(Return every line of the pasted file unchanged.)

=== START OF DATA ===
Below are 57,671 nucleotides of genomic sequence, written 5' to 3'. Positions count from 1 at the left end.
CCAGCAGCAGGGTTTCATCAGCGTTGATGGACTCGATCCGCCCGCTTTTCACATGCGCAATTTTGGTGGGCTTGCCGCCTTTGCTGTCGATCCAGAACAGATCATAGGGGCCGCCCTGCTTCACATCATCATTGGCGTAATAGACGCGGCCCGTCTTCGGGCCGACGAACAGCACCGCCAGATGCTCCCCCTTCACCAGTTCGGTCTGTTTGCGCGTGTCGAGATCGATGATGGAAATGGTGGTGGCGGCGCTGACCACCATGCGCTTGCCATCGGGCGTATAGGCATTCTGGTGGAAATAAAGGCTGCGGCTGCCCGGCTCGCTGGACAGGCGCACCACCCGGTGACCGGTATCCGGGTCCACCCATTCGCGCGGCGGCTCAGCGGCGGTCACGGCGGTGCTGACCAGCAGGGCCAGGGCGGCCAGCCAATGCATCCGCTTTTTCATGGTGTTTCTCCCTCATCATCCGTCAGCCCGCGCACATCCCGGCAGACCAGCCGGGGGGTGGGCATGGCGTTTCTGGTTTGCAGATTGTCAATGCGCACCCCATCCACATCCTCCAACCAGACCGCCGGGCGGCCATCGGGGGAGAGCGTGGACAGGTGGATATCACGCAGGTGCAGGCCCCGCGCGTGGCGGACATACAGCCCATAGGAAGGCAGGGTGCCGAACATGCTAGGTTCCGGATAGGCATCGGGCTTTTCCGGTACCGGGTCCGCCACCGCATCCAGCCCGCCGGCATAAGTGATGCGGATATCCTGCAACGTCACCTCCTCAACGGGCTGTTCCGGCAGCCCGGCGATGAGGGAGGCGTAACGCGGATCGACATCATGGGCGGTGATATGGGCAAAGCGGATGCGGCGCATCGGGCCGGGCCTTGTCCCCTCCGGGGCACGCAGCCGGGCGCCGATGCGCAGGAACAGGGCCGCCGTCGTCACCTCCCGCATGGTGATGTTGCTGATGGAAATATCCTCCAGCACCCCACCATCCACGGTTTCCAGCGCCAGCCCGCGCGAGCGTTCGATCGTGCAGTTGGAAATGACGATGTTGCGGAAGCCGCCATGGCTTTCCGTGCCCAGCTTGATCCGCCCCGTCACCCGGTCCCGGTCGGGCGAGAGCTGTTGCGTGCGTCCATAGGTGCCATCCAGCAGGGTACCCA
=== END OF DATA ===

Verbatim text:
Below are 57,671 nucleotides of genomic sequence, written 5' to 3'. Positions count from 1 at the left end.
CCAGCAGCAGGGTTTCATCAGCGTTGATGGACTCGATCCGCCCGCTTTTCACATGCGCAATTTTGGTGGGCTTGCCGCCTTTGCTGTCGATCCAGAACAGATCATAGGGGCCGCCCTGCTTCACATCATCATTGGCGTAATAGACGCGGCCCGTCTTCGGGCCGACGAACAGCACCGCCAGATGCTCCCCCTTCACCAGTTCGGTCTGTTTGCGCGTGTCGAGATCGATGATGGAAATGGTGGTGGCGGCGCTGACCACCATGCGCTTGCCATCGGGCGTATAGGCATTCTGGTGGAAATAAAGGCTGCGGCTGCCCGGCTCGCTGGACAGGCGCACCACCCGGTGACCGGTATCCGGGTCCACCCATTCGCGCGGCGGCTCAGCGGCGGTCACGGCGGTGCTGACCAGCAGGGCCAGGGCGGCCAGCCAATGCATCCGCTTTTTCATGGTGTTTCTCCCTCATCATCCGTCAGCCCGCGCACATCCCGGCAGACCAGCCGGGGGGTGGGCATGGCGTTTCTGGTTTGCAGATTGTCAATGCGCACCCCATCCACATCCTCCAACCAGACCGCCGGGCGGCCATCGGGGGAGAGCGTGGACAGGTGGATATCACGCAGGTGCAGGCCCCGCGCGTGGCGGACATACAGCCCATAGGAAGGCAGGGTGCCGAACATGCTAGGTTCCGGATAGGCATCGGGCTTTTCCGGTACCGGGTCCGCCACCGCATCCAGCCCGCCGGCATAAGTGATGCGGATATCCTGCAACGTCACCTCCTCAACGGGCTGTTCCGGCAGCCCGGCGATGAGGGAGGCGTAACGCGGATCGACATCATGGGCGGTGATATGGGCAAAGCGGATGCGGCGCATCGGGCCGGGCCTTGTCCCCTCCGGGGCACGCAGCCGGGCGCCGATGCGCAGGAACAGGGCCGCCGTCGTCACCTCCCGCATGGTGATGTTGCTGATGGAAATATCCTCCAGCACCCCACCATCCACGGTTTCCAGCGCCAGCCCGCGCGAGCGTTCGATCGTGCAGTTGGAAATGACGATGTTGCGGAAGCCGCCATGGCTTTCCGTGCCCAGCTTGATCCGCCCCGTCACCCGGTCCCGGTCGGGCGAGAGCTGTTGCGTGCGTCCATAGGTGCCATCCAGCAGGGTACCCA